A Partnership for a New Latin America

02/15/2011 01:11 pm ET | Updated May 25, 2011

Fifty years ago next month, on March 13, 1961, President John F. Kennedy invited the Latin American and Caribbean diplomatic corps to the East Room of the White House to present a bold new agenda for the Western Hemisphere. He unveiled a U.S. vision of economic and social advancement for the region, an Alliance for Progress that emphasized democracy, free markets and new approaches to health and education in the fight against poverty.

Driven by Cold War concerns after decades of U.S. economic and military dominance of the region, Mr. Kennedy called for a "vast cooperative effort, unparalleled in magnitude and nobility of purpose" to build more just societies and bolster collective security. He proposed strengthened regional integration to increase trade, scientific cooperation to foster innovation and new exchanges of knowledge through the Peace Corps and the region's scholars.

A half-century later, President Obama has signaled that he plans to visit Brazil, Chile and El Salvador in March "to forge new alliances for progress." Awaiting him is a vastly different region, with a fundamentally different relationship with the United States, than the continent Mr. Kennedy addressed 50 years ago. This presents an opportunity for both sides to rethink their approaches to each other.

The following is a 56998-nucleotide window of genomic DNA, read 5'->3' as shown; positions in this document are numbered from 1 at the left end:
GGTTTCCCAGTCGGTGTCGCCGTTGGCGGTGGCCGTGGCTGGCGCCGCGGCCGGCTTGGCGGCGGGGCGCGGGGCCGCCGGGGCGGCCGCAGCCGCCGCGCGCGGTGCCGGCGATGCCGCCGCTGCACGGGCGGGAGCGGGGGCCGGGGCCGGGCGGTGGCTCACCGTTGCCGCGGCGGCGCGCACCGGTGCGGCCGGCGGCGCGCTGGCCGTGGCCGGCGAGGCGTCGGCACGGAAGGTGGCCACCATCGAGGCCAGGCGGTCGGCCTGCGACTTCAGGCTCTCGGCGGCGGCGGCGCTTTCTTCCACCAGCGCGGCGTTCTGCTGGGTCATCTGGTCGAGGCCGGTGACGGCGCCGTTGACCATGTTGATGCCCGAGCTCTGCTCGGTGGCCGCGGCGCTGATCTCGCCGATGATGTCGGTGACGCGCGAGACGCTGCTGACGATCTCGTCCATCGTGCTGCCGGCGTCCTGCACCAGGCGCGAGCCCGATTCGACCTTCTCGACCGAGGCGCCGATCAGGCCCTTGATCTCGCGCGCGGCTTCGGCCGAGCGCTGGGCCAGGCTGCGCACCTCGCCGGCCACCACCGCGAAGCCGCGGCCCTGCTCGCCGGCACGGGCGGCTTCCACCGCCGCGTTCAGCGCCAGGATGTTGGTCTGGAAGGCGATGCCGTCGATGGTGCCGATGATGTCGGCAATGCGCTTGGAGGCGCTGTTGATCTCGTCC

The president will encounter a politically diverse, commercially vibrant, rapidly advancing region that has emerged from the Cold War to embrace democracy as its norm, largely transcending ideology in favor of pragmatism and competence. He will see a more confident, assertive hemisphere that has learned from its past and is reaching out to a globalized world.

Latin America today is a region where economic growth increasingly is driven by new trade and investment ties with Asia, where commercial and political relations with the United States remain vital but where governments, businesses and a burgeoning civil society look elsewhere for partners and opportunities, not waiting for others to lead.

Despite headlines of drug violence and political polarization in some countries, despite a lost decade of economic turmoil and painful transitions from dictatorship and armed conflict, these trend lines underscore a positive new narrative quietly taking shape across the hemisphere.

This emerging new narrative is marked by dramatic improvements in social conditions, maturing political systems and strengthened governance and institutional capacity. We are benefiting from new opportunities for investment, inclusive social policies, expanded export markets, a more welcoming business climate and increasingly solid financial systems.

The average age of the nearly 590 million people in the region is 27 -- younger than Asia, the European Union or the United States. Over the last 10 years, 40 million people have been lifted out of poverty, and nearly two-thirds of the population today considers itself middle class. Life expectancy is 74, literacy is 92 percent and 86 percent of our people have access to potable water, while infant mortality has been reduced by more than half over the last two decades.